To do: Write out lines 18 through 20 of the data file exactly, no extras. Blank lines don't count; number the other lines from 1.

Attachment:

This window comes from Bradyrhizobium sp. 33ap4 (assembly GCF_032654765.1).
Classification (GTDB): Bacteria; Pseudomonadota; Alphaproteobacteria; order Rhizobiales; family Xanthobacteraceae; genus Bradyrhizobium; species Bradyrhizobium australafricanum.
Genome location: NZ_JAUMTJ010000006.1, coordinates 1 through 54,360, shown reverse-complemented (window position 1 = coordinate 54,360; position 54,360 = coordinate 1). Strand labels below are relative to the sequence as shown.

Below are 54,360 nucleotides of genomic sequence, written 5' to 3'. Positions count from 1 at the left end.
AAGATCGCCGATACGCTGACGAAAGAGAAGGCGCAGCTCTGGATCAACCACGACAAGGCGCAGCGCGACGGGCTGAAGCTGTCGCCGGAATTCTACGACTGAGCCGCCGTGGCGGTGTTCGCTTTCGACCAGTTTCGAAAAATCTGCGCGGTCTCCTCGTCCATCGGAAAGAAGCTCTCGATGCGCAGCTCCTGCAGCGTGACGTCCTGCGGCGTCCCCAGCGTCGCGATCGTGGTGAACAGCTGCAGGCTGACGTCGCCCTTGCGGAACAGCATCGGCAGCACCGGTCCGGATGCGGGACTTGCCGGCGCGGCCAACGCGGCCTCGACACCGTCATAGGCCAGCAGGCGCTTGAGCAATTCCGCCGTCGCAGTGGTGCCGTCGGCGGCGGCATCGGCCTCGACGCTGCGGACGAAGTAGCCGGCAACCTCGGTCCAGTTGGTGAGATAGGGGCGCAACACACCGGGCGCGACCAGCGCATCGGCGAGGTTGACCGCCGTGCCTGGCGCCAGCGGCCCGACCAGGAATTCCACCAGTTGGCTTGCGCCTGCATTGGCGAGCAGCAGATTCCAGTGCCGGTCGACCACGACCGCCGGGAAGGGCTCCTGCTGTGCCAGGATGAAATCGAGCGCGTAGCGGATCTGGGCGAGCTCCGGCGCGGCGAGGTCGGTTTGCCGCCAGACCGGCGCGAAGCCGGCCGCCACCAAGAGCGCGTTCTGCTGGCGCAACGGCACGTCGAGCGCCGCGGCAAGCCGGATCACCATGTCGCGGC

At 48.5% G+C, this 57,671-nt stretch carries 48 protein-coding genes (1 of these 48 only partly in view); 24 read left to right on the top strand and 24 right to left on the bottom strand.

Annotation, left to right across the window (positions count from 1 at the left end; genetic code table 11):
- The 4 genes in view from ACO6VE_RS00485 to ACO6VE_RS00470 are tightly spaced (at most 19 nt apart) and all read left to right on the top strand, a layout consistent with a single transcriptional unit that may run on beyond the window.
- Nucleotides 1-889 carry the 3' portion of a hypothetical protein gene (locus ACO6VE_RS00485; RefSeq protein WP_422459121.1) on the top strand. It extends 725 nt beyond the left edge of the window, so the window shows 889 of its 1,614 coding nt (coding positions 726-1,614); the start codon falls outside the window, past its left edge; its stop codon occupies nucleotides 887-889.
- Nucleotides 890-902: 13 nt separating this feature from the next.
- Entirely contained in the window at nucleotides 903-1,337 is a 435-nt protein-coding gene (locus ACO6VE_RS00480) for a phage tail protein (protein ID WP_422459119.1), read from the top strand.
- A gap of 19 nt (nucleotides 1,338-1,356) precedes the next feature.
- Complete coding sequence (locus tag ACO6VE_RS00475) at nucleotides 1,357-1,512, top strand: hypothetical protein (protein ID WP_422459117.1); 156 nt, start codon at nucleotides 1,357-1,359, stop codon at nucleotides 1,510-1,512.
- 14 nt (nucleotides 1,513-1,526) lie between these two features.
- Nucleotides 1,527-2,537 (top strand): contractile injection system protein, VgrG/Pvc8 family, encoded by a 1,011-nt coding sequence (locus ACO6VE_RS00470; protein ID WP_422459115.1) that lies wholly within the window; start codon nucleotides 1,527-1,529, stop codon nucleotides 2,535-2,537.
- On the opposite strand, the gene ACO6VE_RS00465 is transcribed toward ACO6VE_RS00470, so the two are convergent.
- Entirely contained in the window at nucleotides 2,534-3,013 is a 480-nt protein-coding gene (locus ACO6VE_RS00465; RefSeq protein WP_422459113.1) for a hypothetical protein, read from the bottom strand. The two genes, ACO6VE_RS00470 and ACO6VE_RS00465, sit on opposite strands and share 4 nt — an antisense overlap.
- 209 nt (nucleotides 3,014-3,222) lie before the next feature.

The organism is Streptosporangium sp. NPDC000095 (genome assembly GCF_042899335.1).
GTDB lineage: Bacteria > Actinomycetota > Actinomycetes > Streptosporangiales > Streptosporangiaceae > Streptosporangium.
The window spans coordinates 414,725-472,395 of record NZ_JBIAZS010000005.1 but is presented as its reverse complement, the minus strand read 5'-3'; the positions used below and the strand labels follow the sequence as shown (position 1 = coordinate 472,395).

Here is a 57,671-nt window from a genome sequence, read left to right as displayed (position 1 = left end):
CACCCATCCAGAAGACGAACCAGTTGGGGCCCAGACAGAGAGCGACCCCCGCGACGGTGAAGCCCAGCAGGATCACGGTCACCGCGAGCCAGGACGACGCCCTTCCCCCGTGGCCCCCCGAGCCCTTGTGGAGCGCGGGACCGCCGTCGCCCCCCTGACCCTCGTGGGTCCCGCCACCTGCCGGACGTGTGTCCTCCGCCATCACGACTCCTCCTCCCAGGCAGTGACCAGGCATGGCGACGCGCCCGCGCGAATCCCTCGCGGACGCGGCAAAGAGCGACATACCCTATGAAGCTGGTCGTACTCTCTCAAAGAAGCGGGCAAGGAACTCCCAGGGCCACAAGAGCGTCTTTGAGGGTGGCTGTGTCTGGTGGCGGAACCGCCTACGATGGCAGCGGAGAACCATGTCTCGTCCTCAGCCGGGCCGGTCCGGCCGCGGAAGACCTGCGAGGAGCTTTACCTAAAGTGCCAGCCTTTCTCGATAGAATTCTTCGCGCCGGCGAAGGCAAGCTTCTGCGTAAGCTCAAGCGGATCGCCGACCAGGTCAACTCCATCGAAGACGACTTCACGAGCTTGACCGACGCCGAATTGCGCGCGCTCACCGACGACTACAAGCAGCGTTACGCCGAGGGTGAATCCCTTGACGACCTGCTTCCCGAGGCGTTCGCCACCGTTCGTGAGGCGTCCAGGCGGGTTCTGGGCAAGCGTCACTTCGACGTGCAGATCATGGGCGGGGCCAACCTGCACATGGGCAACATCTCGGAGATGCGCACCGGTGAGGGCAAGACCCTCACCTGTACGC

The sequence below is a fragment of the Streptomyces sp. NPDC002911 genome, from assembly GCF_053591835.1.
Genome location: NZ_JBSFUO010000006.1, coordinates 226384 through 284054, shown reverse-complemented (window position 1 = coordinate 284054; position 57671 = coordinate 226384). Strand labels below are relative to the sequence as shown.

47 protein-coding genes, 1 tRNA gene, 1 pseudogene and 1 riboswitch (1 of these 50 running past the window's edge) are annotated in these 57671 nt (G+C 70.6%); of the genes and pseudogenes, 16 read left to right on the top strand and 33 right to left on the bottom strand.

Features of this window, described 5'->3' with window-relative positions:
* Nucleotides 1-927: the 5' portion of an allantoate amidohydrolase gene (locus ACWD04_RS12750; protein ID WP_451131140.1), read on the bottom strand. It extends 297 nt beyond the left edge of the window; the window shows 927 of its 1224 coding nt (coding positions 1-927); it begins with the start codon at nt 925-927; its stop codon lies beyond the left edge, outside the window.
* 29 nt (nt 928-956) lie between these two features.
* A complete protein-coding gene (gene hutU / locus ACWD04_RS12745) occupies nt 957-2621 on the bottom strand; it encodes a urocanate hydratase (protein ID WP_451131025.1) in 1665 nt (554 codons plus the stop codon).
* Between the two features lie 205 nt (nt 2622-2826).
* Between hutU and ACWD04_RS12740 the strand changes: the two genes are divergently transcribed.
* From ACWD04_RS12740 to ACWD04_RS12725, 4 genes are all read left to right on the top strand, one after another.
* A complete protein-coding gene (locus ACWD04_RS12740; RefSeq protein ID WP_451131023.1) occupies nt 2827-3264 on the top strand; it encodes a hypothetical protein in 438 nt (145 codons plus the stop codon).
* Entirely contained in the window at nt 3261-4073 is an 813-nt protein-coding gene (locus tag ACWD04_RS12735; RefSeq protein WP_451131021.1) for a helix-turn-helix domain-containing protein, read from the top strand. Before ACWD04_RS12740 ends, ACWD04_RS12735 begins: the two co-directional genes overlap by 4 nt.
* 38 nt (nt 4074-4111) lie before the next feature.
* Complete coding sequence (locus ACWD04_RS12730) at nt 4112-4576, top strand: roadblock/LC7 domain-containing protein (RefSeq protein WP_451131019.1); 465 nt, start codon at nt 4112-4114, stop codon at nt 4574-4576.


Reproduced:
- 209 nt (nucleotides 3,014-3,222) lie before the next feature.

The organism is Streptosporangium sp. NPDC000095 (genome assembly GCF_042899335.1).
GTDB lineage: Bacteria > Actinomycetota > Actinomycetes > Streptosporangiales > Streptosporangiaceae > Streptosporangium.